A dark rainy winter is upon us in Southwest Michigan. Snow has been sparse and weather patterns are quite strange. Overall, my sense is that our hardiness zone is shifting from 5 to 6, meaning possibly less fruit diversity and more things like Okra and crops that grown in Tennessee. 2012 was a pretty bad year for all kinds of fruit around here. Paying attention to these shifting weather patterns is not easy or ever truly predictable.
We finally made a new sign for Earthen Heart by laminating this lovely painting by Ms. Palma Jane Burdick.
Amaranth has been a new crop for us the last few years. Getting down to clean seeds proved to be very labor intensive – though the end result is very valuable. Both leaves and seeds are super tasty and tremendously nutrient rich. We have been experimenting with frying and boiling the seed with the chaff and leaves all at once into a stew. Also drying and making into a powder in breads. This crop is so nutrient rich but is generally considered as a mere pest. In fact it is one of the only plants that is not killed by the deadly Monsanto chemical Round Up. Thus it is a greatly despised plant by most farmers. But in case you were not aware, we are not most farmers. We have at least four varieties growing and are planting more varieties. This plant is considered a super food and sustained people for many centuries. Another example of a neglected plant to pay attention to when we need something hyperlocal and nutrient rich.
We have begun planting rye as a cover crop and as a grass to compete in the fields. We are trying to establish it in areas that soil is extremely sandy, pushing the seed to its limits.
We are happy to have completed a south facing solar collection room. It is a good place to grow potted plants, get seedlings going, set up a table, let the dogs hang out and collect heat in the spring and fall to filter into the house. In summer it will need more ventilation. Hopefully the wasps don’t like it quite as much as we do. Also connected is a water collection gutter system that goes into a couple 50 gallon buckets for the animals and watering plants.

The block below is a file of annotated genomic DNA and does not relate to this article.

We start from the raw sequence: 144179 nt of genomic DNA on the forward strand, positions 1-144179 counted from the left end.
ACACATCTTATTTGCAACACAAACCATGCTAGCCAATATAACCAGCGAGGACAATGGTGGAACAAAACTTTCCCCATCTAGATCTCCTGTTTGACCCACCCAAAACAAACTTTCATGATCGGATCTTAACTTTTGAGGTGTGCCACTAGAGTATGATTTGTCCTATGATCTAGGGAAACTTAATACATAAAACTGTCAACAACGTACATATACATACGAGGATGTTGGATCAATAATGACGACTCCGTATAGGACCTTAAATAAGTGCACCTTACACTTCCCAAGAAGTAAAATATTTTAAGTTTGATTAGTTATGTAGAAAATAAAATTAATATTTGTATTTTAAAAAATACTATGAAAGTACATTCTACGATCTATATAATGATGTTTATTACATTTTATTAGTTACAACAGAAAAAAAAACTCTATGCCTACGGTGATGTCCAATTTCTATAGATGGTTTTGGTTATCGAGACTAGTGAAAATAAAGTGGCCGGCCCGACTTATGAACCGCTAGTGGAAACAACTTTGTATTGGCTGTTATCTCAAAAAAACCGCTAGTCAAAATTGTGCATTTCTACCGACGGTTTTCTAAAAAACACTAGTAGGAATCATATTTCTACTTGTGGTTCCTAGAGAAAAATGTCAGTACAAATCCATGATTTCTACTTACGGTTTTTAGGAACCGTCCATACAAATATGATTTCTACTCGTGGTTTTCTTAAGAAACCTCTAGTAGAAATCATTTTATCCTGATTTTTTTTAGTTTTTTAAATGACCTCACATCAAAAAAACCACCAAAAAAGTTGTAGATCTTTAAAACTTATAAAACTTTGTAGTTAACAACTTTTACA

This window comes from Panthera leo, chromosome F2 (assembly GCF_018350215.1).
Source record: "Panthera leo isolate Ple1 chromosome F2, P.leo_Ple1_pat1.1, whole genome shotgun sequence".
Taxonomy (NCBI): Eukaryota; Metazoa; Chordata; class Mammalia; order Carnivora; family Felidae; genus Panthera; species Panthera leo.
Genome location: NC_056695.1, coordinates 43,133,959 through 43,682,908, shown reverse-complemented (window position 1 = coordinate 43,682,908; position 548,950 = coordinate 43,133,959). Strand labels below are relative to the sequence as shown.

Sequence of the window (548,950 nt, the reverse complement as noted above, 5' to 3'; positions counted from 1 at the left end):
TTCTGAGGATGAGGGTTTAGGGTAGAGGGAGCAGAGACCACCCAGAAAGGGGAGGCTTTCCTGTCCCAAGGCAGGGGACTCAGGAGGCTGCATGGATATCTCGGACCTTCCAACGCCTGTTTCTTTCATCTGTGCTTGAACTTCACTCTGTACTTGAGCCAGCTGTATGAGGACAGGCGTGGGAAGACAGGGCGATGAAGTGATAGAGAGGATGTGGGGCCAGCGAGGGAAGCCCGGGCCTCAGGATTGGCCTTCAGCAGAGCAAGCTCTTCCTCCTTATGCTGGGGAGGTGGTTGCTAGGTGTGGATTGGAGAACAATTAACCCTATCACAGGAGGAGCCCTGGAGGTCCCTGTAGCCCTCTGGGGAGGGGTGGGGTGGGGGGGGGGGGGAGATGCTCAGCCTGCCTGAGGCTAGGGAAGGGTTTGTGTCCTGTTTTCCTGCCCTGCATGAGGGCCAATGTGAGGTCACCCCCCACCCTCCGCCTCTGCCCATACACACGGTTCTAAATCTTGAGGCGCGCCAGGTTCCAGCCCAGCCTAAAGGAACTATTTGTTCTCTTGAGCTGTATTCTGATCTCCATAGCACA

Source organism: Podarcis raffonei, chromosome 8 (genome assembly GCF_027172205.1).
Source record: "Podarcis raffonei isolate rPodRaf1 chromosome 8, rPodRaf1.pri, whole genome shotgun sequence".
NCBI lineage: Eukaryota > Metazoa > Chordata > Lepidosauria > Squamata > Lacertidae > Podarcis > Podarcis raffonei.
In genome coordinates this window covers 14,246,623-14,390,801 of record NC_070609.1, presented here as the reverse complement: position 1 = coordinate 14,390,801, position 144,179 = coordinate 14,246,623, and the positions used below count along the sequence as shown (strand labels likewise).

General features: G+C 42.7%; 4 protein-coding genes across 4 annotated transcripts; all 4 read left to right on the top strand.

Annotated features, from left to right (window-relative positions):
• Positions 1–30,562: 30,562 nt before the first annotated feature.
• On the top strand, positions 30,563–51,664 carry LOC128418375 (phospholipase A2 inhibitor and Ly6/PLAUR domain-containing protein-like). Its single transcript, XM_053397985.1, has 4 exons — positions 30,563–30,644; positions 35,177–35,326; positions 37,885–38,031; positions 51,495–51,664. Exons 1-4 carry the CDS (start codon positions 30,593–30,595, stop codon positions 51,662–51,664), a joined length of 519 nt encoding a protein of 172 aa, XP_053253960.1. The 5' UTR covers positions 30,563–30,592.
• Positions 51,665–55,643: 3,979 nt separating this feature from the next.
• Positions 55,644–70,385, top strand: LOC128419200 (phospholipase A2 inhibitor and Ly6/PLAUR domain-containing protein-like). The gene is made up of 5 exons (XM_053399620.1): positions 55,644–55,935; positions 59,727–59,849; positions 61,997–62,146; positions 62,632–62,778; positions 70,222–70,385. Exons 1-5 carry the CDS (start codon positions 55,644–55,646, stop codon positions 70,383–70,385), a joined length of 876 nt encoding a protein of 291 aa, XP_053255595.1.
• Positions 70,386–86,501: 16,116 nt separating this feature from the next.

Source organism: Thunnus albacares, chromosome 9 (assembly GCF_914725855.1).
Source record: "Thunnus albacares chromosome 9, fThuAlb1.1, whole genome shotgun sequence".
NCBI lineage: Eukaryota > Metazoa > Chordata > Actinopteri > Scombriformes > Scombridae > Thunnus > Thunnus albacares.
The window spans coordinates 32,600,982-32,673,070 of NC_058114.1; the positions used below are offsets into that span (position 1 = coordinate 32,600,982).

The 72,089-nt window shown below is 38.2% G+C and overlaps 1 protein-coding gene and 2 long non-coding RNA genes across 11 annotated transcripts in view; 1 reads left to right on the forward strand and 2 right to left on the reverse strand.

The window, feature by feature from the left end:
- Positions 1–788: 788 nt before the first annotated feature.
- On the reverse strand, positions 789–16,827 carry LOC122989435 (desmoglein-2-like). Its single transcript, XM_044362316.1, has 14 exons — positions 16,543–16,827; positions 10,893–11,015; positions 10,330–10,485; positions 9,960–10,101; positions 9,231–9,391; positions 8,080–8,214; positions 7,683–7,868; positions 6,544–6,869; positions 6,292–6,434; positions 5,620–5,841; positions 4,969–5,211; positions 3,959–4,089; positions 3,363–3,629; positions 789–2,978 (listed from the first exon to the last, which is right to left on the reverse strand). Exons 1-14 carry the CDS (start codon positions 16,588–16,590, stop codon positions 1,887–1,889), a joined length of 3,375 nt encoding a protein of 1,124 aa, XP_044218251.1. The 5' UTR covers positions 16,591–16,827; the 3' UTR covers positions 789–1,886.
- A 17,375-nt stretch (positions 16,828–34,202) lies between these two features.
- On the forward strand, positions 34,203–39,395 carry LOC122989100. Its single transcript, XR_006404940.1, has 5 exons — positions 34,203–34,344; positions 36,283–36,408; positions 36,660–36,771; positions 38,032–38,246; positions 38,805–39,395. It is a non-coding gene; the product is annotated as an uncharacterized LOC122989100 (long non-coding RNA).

As you can see we built a little stage on the south side of the barn for musicians and performers to share some songs and creations. The old foundations around the barn are slated to become a greenhouse and hang out environment. We hope to have more hands on deck to make this space become a cornerstone of the Earthen Heart experience.
We are looking forward to the upcoming season and the bounty that is forthcoming and we are thankful for the goods that currently stock our shelves and freezer…. such as this tomato blueberry fruit leather with curry, sumac and yogurt.
Thanks to Lorena and Jocelyn and the many other visitors from Chicago to Siberia who have helped us slowly build this dream into a reality. It is happening all around us on this lovely planet Earth that we share. I trust we can focus on the positive act of building and nurturing something beautiful and protecting that which is sacred. Again, I thank you all for your support, smiles and hard working hands!